Tips to stay cool and safe as the heat wave moves through

We’re no strangers to hot summer days in the District of Columbia. But when the thermometer inches toward and above 100 degrees Fahrenheit, we could all use a reminder about the dangers of heat illnesses.

Heat can be lethal. We see a few patients in the emergency room every summer who are experiencing the full spectrum of heat illness symptoms. Some just feel muscle cramps or are nauseated while others have may have collapsed while running and are suffering from exertional heat stroke, which can be deadly.

Our bodies cool themselves by sweating. But when the heat and humidity combine to make it feel like 100 degrees or more, sweating may not be enough and our body temperatures can rise to dangerous levels. Our bodies just are not meant to spend long periods of time in extreme heat and humidity, particularly if we are exerting a lot of energy.

While we weather this latest heat wave, let’s talk about symptoms of heat-related illness to watch out for and tips to stay safe when the temperature soars.

Types and symptoms of heat-related illness

There are two main types of heat illness: heat exhaustion and heat stroke.

Heat exhaustion

Heat exhaustion occurs when the body overheats due to exposure to high temperatures. It can appear suddenly or over time, particularly if you’re engaging in physical activity.

Heat exhaustion symptoms include:

  • Dizziness or lightheadedness
  • Fatigue
  • Headache
  • Heavy sweating
  • Muscle cramps
  • Nausea or vomiting
  • Pale or cold skin
  • Weak, rapid pulse

If you experience any of these symptoms, get out of the heat and into a cool place to rest. Drink water and take off any tight or extra clothing. You also can lower your body temperature with an ice pack or cool bath.

If your body doesn’t cool down, heat exhaustion can turn into heat stroke, a more dangerous condition.

Heat stroke

Once the body temperature reaches 104 degrees Fahrenheit and there are signs of neurologic dysfunction such as confusion, agitation ,slurred speech or coma, you’re considered to have heat stroke. This serious condition requires emergency treatment. Left untreated, it can cause shock, organ failure and death.

If you or a loved one have heat stroke symptoms, call 911 immediately. While waiting for emergency personnel, move to a cool location and remove excess clothing. Try to cool off further with a tub of cool water, a fan or ice packs.

While anyone can suffer from a heat-related illness, there are a few factors that can put people at increased risk:

  • Age: The ability to regulate body temperature isn’t fully developed in young children, and the elderly’s may have reduced temperature control because of health conditions or medications.
  • Obesity: Extra weight can cause the body to retain more heat as well as affect the ability to regulate temperature.
  • Health conditions and medications: Some chronic illnesses such as heart or lung disease may increase your risk of heat-related illness. Certain medications also may affect the ability to stay hydrated and regulate body temperature, including some beta blockers, diuretics, antihistamines and antipsychotics.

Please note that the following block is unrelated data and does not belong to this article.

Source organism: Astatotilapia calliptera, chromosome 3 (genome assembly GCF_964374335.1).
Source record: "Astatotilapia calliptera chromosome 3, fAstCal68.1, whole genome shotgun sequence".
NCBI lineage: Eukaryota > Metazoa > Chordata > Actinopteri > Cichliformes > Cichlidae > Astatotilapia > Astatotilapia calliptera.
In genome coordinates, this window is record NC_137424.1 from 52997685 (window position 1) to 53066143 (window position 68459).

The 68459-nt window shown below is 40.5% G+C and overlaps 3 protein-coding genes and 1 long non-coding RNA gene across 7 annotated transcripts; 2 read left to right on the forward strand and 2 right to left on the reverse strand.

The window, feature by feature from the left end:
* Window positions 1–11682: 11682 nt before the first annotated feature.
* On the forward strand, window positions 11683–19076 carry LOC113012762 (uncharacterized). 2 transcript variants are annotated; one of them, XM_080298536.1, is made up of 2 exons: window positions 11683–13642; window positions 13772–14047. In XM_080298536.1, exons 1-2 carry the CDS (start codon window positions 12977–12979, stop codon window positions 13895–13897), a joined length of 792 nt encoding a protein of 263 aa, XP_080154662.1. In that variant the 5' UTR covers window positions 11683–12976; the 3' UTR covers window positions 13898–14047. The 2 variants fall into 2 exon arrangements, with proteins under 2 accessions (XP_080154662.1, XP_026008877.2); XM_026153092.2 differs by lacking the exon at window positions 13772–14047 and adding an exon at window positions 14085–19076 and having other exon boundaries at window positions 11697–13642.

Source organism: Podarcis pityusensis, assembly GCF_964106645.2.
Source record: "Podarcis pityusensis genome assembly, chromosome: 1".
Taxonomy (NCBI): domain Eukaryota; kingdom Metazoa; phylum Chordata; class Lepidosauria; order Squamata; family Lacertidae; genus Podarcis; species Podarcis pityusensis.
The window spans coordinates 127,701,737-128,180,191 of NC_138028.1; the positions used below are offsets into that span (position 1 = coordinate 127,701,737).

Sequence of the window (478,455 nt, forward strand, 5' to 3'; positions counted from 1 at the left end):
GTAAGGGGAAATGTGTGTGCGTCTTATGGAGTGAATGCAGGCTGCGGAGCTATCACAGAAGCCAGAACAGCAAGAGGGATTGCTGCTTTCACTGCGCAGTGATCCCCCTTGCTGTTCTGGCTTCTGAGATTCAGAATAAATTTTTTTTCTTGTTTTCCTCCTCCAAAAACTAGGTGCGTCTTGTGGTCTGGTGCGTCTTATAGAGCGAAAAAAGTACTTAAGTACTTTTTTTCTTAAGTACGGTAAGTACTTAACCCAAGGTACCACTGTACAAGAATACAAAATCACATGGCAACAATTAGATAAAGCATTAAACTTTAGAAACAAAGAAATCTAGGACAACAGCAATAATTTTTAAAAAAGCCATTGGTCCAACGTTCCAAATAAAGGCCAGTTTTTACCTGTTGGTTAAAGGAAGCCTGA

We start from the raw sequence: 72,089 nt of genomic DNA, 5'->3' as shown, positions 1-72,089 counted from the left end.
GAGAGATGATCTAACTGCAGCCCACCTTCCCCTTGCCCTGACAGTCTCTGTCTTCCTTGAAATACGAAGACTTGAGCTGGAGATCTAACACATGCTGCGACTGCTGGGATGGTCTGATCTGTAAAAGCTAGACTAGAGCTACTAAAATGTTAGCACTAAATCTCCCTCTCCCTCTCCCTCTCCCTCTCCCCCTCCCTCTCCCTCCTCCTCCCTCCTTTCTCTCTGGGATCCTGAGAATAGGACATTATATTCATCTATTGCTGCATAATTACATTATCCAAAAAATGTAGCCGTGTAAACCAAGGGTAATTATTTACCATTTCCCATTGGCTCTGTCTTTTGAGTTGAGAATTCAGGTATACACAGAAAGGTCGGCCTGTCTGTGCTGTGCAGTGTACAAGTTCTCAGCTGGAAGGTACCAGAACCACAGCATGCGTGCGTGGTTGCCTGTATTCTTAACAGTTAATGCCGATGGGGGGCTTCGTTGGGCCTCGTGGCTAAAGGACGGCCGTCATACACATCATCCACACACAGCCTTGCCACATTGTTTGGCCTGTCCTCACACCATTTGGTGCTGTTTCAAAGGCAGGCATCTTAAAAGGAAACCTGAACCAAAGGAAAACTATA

How to prevent heat exhaustion and heat stroke

Heat exhaustion and heat stroke are preventable. The best ways are to avoid being outside in the heat and avoid overexerting yourself when you are. However, we know this isn’t always possible, so listen to your body. If you’re outside and starting to feel hot or dizzy or you’re experiencing muscle cramps, take a break to go inside and cool off. Avoid going back outside until you’re feeling normal again.

You can seek relief from the heat in public facilities such as recreation centers, public libraries or senior centers. When the temperature or heat index reaches 95 degrees, the District of Columbia also activates cooling centers. Find a cooling center near you.

A few more tips to stay safe in the heat include:

  • Stay hydrated: Drink fluids such as water or low- or no-sugar sports drinks every 15 to 20 minutes, even if you don’t feel thirsty. Avoid caffeine and alcohol.
  • Wear loose, lightweight, light-colored clothing: People who live in very hot areas of the Earth wear long, loose-fitting clothing. They know what they’re doing!
  • Take breaks: Try not to push yourself too much with exercise or work too hard. Go inside to cool down as often as possible.
  • Check on your neighbors: We’re all in this together. If you aren’t sure if your neighbors have air conditioning, stop by and see how they’re doing. This is particularly important if they are elderly or live alone.

Finally, heat-related illnesses aren’t the only dangers we face during the hot summer months. We also want to avoid skin cancer from sun exposure. So don’t forget sunscreen and a hat when you’re heading outdoors.

The temperature eventually will drop to a more normal summer range, but until then, stay safe out there.

Chair, Department of Emergency Medicine, MedStar Washington Hospital Center

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